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Choosing the Right Paper

The Decision Depends on the Job

Knowing when to choose a different paper from the standard can be overwhelming. The answer depends on the type of job you are printing and what your intent for the final product is.

Here are some things to think about when you are deciding on paper choice.

Type of Ink?

If you are printing in black and white, most likely you will be using regular 20lb paper. This is the cheapest choice, and is more than adequate for most simple jobs.

If you are printing in color, then you will need to consider the final need for the printing job. Ask yourself these questions.

What is the Intended Look?

The more professional you want your print to look, the more you should consider using higher quality paper. This paper will be slightly heavier, and will include a gloss coating. If you are working within a budget, regular laser text is an adequate substitute, but will not give it that pop that you may be desiring.

How much Durability do I need?

What is the intended purpose? If you need strength, or for something to last longer, choose a heavier weight text or even a cover stock. If it will be heavily manhandled, for example by the post office, or used heavily like bookmarks, then definitely choose a heavier weight paper. An informational flyer that you know could quickly be discarded, could be printed on the lightest text weight paper.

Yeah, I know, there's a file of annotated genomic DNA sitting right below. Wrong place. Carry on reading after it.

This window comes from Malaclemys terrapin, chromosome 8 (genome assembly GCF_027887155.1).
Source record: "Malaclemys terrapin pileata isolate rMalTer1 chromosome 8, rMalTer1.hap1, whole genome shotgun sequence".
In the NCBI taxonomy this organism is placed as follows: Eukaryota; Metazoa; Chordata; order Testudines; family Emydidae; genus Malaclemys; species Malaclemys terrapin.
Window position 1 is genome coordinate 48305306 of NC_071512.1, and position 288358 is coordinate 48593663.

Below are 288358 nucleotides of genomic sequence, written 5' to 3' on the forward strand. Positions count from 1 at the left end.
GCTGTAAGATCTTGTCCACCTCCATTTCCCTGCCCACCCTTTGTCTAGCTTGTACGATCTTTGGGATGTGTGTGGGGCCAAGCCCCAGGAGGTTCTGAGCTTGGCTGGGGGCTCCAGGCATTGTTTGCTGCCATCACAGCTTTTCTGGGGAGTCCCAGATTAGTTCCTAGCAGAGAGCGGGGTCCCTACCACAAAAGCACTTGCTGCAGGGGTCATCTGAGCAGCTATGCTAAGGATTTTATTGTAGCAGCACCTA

What is the Purpose of this file?

For informational flyers, a light text weight is sufficient. By spending more for the glossy finish, you will upgrade the look of your flyer. The 24lb laser or the 80lb glossy is a wise decision. For larger size flyers like 11 x 17 or 12 x 18, a slightly heavier text weight of the 100lb text can be considered for strength while tacked to a board for some time.

For Brochures or folded pamphlets, a heavier text weight is ideal. It has the durability of the heavier weight stock, and the lightness of regular text weight. The best choice for this is 100lb glossy text.

Booklets can be confusing. Do you go with all the same weight, even for the cover? Or do you choose a heavier text weight for the cover and lighter text weight for the inside? This second option will give you a sturdier booklet allowing the cover to take the brunt of the manhandling force, while the lighter text weight will keep the booklet from becoming too heavy or cumbersome. This works for either left corner, 2-side stapled or saddle-stitch booklets. If you are planning on using a clear front and a black back for your booklet, then keeping the entire booklet the same weight makes sense.

Business Cards are printed on 80# cardstock. This weight has been chosen by the University.